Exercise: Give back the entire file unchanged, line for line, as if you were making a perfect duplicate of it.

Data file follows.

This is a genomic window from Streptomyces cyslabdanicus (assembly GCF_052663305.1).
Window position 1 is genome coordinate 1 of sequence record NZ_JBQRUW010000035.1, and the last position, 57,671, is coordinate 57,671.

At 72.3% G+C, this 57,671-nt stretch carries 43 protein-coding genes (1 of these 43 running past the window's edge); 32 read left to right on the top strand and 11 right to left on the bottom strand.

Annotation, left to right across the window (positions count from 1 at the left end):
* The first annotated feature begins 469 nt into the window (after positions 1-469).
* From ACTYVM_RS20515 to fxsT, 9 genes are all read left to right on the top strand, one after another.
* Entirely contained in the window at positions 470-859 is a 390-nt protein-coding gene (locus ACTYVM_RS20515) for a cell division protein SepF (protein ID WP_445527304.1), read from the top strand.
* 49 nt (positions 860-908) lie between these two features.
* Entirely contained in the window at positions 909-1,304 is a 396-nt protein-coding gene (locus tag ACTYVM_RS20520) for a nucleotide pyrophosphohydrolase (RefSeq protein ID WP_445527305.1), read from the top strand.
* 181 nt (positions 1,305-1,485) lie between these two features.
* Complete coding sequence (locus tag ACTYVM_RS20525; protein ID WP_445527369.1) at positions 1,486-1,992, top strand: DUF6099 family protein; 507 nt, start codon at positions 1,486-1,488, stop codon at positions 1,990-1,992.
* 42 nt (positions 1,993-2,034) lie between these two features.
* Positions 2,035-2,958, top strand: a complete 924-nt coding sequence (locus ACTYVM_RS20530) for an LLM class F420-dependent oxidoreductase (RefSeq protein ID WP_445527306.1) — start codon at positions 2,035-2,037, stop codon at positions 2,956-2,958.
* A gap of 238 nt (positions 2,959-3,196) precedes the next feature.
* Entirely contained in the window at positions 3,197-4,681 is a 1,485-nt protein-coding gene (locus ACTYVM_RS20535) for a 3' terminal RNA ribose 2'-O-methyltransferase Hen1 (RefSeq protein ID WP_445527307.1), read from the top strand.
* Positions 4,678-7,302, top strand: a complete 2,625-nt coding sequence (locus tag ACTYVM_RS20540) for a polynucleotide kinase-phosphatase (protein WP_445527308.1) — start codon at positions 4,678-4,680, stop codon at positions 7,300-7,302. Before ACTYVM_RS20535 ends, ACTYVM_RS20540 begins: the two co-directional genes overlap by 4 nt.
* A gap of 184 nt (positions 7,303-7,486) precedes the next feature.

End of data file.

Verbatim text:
This is a genomic window from Streptomyces cyslabdanicus (assembly GCF_052663305.1).
Window position 1 is genome coordinate 1 of sequence record NZ_JBQRUW010000035.1, and the last position, 57,671, is coordinate 57,671.

At 72.3% G+C, this 57,671-nt stretch carries 43 protein-coding genes (1 of these 43 running past the window's edge); 32 read left to right on the top strand and 11 right to left on the bottom strand.

Annotation, left to right across the window (positions count from 1 at the left end):
* The first annotated feature begins 469 nt into the window (after positions 1-469).
* From ACTYVM_RS20515 to fxsT, 9 genes are all read left to right on the top strand, one after another.
* Entirely contained in the window at positions 470-859 is a 390-nt protein-coding gene (locus ACTYVM_RS20515) for a cell division protein SepF (protein ID WP_445527304.1), read from the top strand.
* 49 nt (positions 860-908) lie between these two features.
* Entirely contained in the window at positions 909-1,304 is a 396-nt protein-coding gene (locus tag ACTYVM_RS20520) for a nucleotide pyrophosphohydrolase (RefSeq protein ID WP_445527305.1), read from the top strand.
* 181 nt (positions 1,305-1,485) lie between these two features.
* Complete coding sequence (locus tag ACTYVM_RS20525; protein ID WP_445527369.1) at positions 1,486-1,992, top strand: DUF6099 family protein; 507 nt, start codon at positions 1,486-1,488, stop codon at positions 1,990-1,992.
* 42 nt (positions 1,993-2,034) lie between these two features.
* Positions 2,035-2,958, top strand: a complete 924-nt coding sequence (locus ACTYVM_RS20530) for an LLM class F420-dependent oxidoreductase (RefSeq protein ID WP_445527306.1) — start codon at positions 2,035-2,037, stop codon at positions 2,956-2,958.
* A gap of 238 nt (positions 2,959-3,196) precedes the next feature.
* Entirely contained in the window at positions 3,197-4,681 is a 1,485-nt protein-coding gene (locus ACTYVM_RS20535) for a 3' terminal RNA ribose 2'-O-methyltransferase Hen1 (RefSeq protein ID WP_445527307.1), read from the top strand.
* Positions 4,678-7,302, top strand: a complete 2,625-nt coding sequence (locus tag ACTYVM_RS20540) for a polynucleotide kinase-phosphatase (protein WP_445527308.1) — start codon at positions 4,678-4,680, stop codon at positions 7,300-7,302. Before ACTYVM_RS20535 ends, ACTYVM_RS20540 begins: the two co-directional genes overlap by 4 nt.
* A gap of 184 nt (positions 7,303-7,486) precedes the next feature.